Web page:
Sen. Ron Johnson, R-Wis., a top Senate Republican, on Wednesday accused the Obama administration of “derelict of duty” after it announced it would not begin work on the health law this year and did not provide any details of what that means for the nation’s future.
The White House’s announcement came on the same day President Donald Trump’s top economic adviser, Gary Cohn, told reporters that the administration would be working on health care for at least a year to come.
But Johnson said Wednesday that Trump should “stop whining” and “stop putting up with the incompetence” that has plagued the administration since Trump took office.
Johnson added that the White House was “sick of being lectured” by Democrats about the administration’s lack of progress on the law.
“Instead of getting it wrong, we should be doing it right,” Johnson said on the Senate floor.
Johnson also said the administration should have done more to prepare for the rollout of the health care law.
Republicans in Congress have repeatedly pressed the administration to do more to make sure people who receive insurance through the exchanges get coverage, such as creating a website to provide information on eligibility and getting health insurers to sell policies.
They also want to see more information on the impact of the law on insurers and the federal government.
Johnson said the White Street Journal had been the only media outlet that had reported on the announcement.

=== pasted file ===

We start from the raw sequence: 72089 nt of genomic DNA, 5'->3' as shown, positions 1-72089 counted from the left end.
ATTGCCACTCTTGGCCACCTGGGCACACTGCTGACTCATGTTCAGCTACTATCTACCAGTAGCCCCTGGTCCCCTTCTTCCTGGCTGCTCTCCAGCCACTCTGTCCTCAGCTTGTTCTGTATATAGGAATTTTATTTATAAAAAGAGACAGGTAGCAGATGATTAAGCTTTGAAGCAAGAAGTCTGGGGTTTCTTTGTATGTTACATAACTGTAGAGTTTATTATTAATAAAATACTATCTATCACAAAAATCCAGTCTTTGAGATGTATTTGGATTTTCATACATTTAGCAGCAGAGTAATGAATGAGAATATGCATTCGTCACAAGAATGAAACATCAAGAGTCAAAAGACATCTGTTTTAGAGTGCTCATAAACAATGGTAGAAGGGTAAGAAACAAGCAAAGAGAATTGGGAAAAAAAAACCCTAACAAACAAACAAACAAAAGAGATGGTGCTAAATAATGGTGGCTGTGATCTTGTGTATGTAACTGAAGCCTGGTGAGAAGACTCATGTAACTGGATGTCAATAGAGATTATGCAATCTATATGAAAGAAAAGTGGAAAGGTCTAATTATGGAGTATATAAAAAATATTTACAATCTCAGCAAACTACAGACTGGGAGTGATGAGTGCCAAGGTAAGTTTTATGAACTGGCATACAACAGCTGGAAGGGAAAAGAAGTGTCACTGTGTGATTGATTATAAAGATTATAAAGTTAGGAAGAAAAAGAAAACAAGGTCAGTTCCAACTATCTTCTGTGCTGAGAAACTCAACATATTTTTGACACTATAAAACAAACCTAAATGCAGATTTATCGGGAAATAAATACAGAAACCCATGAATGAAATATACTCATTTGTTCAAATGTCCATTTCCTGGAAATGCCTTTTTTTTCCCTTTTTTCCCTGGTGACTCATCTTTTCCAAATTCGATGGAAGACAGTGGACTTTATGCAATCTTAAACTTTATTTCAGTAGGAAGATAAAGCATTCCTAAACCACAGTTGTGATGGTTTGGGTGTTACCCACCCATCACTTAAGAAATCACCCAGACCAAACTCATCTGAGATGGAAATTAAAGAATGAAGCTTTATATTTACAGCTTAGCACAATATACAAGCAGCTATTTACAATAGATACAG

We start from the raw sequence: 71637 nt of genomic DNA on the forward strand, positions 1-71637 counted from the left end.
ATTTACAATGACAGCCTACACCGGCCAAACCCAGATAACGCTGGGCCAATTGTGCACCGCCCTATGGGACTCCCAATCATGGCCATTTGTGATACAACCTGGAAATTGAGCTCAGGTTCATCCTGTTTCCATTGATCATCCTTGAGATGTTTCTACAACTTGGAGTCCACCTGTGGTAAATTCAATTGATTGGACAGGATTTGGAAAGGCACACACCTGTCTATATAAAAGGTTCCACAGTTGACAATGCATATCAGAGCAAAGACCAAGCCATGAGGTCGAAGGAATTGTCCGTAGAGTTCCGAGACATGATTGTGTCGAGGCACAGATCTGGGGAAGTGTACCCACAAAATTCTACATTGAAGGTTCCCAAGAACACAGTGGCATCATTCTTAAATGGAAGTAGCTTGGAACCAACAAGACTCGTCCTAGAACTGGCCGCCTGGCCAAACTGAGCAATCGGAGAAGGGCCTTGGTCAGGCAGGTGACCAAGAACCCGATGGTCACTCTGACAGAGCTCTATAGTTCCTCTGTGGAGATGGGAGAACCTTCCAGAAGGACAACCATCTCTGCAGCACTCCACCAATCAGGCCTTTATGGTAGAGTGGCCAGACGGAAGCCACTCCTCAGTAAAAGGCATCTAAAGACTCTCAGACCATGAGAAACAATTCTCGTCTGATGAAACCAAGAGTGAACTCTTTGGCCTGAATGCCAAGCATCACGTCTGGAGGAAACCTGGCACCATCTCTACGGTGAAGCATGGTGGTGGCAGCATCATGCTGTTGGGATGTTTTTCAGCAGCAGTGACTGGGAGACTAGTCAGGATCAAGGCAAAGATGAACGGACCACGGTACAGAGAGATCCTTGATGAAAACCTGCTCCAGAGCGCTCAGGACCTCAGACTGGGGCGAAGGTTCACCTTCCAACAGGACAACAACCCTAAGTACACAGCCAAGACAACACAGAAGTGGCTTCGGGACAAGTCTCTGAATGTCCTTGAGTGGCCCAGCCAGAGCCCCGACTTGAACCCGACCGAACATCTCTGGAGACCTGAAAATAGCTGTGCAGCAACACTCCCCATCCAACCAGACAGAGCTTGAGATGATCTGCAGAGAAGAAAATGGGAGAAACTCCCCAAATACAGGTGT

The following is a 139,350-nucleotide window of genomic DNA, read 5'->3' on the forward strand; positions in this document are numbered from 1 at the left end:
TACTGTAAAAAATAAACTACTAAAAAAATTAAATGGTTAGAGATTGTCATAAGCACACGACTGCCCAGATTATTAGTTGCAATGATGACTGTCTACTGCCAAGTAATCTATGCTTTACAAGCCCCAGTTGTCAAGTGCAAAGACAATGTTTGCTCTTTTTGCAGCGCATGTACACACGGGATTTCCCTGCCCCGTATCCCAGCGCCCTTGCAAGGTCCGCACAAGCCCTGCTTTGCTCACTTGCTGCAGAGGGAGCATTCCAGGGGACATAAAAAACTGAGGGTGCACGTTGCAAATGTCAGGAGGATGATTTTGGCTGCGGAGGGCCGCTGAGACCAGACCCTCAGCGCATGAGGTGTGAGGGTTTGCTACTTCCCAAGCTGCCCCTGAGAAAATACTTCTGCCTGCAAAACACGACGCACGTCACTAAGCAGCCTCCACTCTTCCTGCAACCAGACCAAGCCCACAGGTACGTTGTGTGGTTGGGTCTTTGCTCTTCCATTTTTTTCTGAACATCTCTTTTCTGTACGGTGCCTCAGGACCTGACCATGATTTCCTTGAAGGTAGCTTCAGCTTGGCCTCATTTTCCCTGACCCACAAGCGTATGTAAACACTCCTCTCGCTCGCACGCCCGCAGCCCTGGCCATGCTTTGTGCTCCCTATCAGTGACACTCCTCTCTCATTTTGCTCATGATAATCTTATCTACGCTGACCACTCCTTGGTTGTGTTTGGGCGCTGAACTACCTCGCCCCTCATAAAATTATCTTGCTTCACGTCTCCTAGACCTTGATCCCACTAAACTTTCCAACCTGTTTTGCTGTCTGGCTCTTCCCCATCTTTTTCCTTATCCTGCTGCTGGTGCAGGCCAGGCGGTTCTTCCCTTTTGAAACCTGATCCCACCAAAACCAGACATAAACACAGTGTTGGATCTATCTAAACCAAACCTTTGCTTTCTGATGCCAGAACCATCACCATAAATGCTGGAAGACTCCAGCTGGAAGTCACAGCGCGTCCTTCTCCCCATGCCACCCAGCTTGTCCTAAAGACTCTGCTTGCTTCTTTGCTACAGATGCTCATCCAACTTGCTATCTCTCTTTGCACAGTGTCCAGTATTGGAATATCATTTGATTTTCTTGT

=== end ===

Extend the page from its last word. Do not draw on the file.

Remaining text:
“The media is a total mess,” he said.
“It’s not the administration doing it, it’s the media.
And they’re not doing it for the country, they’re doing it because of their political masters.”
Johnson said he had spoken to top administration officials about the delay in implementation of the Affordable Care Act, which Trump signed into law in March.
The administration’s announcement did not say when it would be implementing the law, but Trump has promised to sign it as soon as it’s done.
Trump is also expected to sign legislation to overhaul the federal retirement system, a measure that could cause major disruption in the insurance markets, according to several analysts.
The bill also would make it easier for businesses to pay workers who are laid off to take the job, but it’s unclear how many businesses would benefit.
Johnson accused Trump of making “a big deal out of nothing.”
“The fact is, the president is making a big deal about nothing.
That’s why I’m saying to you, ‘Shut up, Mr. President,'” Johnson said.
Trump has also been frustrated by the lack of information about the rollout.
Johnson told reporters on Wednesday that he had received multiple calls from constituents telling him about how the rollout had gone.
“They’re asking about the cost of the plan, they are asking about how to enroll,” he added.
“And then the first question they ask is, ‘Why are we not going to be able to get a plan?’
And the second question they say is, why do we not know where to go to get coverage?'”
Johnson said that he believes the administration has been hiding information on how many people would be covered under the law and how much they would pay.
“I believe the Whitehouse is hiding that information from us, the American people,” Johnson added.
The Associated Press contributed to this report.